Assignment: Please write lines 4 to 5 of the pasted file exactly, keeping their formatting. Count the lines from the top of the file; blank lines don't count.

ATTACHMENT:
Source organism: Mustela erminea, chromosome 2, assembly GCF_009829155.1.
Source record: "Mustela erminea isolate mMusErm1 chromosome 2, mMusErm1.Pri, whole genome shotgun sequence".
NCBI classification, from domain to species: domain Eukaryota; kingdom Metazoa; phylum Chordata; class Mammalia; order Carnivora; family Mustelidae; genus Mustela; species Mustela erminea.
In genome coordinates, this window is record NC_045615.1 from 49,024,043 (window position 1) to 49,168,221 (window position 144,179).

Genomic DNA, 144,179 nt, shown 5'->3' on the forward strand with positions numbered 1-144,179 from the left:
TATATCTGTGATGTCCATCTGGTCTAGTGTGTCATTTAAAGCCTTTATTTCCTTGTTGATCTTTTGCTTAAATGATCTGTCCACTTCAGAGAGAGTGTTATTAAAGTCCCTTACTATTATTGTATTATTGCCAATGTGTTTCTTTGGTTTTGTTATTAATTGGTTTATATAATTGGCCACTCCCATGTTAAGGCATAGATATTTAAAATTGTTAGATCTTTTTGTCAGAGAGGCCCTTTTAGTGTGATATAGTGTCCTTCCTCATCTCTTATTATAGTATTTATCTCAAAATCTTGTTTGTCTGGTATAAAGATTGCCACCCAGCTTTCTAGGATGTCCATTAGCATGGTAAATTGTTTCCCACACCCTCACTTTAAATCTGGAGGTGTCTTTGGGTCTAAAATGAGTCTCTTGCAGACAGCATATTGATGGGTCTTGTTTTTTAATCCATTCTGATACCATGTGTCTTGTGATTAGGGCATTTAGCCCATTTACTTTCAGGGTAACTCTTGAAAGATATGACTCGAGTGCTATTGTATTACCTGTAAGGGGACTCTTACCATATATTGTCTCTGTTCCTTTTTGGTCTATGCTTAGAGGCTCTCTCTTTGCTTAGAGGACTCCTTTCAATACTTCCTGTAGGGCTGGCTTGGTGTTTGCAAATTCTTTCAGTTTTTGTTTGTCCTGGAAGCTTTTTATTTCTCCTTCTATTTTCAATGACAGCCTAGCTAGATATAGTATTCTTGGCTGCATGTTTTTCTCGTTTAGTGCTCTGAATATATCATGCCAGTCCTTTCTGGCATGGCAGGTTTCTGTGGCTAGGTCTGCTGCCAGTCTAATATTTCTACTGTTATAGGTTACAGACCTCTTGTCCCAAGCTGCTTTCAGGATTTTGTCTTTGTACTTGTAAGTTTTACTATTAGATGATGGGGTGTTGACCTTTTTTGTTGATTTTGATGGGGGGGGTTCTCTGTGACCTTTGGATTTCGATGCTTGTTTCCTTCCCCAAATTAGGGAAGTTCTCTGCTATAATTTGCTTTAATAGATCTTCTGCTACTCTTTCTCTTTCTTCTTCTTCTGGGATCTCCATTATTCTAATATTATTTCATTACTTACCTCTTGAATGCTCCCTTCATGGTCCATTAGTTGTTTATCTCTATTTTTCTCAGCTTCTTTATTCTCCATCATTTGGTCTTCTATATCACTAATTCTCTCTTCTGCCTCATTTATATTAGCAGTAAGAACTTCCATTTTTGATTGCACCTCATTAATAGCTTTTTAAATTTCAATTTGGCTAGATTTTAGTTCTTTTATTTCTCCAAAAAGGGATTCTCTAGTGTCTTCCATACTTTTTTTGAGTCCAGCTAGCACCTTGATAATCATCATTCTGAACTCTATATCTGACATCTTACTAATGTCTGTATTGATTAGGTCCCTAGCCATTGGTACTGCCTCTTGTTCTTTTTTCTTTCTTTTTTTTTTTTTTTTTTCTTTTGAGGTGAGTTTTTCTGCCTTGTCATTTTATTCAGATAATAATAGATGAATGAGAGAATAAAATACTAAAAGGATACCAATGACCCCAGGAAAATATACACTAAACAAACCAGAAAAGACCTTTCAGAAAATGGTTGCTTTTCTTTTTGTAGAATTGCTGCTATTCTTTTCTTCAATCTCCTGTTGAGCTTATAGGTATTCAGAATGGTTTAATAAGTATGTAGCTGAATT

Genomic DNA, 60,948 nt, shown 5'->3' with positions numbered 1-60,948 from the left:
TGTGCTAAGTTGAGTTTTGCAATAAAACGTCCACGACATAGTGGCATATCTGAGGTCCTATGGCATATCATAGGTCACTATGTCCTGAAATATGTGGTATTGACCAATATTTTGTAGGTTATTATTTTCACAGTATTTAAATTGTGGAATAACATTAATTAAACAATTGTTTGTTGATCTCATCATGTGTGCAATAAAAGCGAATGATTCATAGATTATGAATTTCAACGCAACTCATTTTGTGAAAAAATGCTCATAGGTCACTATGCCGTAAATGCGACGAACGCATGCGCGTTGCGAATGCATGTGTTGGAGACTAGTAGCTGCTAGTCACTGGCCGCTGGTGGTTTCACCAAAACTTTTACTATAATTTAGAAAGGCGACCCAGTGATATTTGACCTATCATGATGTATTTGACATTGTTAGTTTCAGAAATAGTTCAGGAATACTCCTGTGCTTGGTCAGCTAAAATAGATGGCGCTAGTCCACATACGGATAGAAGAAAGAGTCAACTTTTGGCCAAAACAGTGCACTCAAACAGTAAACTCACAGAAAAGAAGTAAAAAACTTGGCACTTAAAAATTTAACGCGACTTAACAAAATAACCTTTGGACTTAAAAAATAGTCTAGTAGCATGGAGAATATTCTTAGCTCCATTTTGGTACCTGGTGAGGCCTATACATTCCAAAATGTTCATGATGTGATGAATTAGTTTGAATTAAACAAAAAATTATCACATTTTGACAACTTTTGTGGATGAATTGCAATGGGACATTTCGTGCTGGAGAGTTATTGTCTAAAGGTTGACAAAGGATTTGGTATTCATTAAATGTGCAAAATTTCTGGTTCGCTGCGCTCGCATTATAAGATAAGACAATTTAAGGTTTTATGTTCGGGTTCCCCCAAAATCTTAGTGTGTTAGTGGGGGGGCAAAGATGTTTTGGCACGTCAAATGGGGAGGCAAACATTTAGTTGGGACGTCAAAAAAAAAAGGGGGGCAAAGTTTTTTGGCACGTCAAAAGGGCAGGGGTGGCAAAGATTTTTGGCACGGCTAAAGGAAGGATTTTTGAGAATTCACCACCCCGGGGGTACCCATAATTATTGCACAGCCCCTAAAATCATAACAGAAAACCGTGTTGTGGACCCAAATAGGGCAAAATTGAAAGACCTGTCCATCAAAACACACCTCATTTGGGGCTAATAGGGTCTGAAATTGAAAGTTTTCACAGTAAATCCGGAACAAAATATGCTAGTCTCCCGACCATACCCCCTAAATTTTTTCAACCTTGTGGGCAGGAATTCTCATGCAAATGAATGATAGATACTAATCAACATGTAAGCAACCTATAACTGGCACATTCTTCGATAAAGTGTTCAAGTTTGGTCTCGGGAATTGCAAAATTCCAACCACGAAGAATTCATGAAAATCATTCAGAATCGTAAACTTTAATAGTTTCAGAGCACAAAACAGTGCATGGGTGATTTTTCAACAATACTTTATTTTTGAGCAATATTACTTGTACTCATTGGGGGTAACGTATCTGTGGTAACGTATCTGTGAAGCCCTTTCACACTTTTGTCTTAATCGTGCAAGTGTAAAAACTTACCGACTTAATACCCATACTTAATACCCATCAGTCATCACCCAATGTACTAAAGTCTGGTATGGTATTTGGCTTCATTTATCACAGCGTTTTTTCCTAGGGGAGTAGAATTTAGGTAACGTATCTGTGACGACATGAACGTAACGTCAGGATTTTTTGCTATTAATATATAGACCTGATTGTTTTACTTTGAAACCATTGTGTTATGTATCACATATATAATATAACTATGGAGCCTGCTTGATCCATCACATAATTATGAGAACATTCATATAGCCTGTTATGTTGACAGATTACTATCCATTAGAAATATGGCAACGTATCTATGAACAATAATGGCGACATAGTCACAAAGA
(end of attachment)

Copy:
In genome coordinates, this window is record NC_045615.1 from 49,024,043 (window position 1) to 49,168,221 (window position 144,179).

Genomic DNA, 144,179 nt, shown 5'->3' on the forward strand with positions numbered 1-144,179 from the left: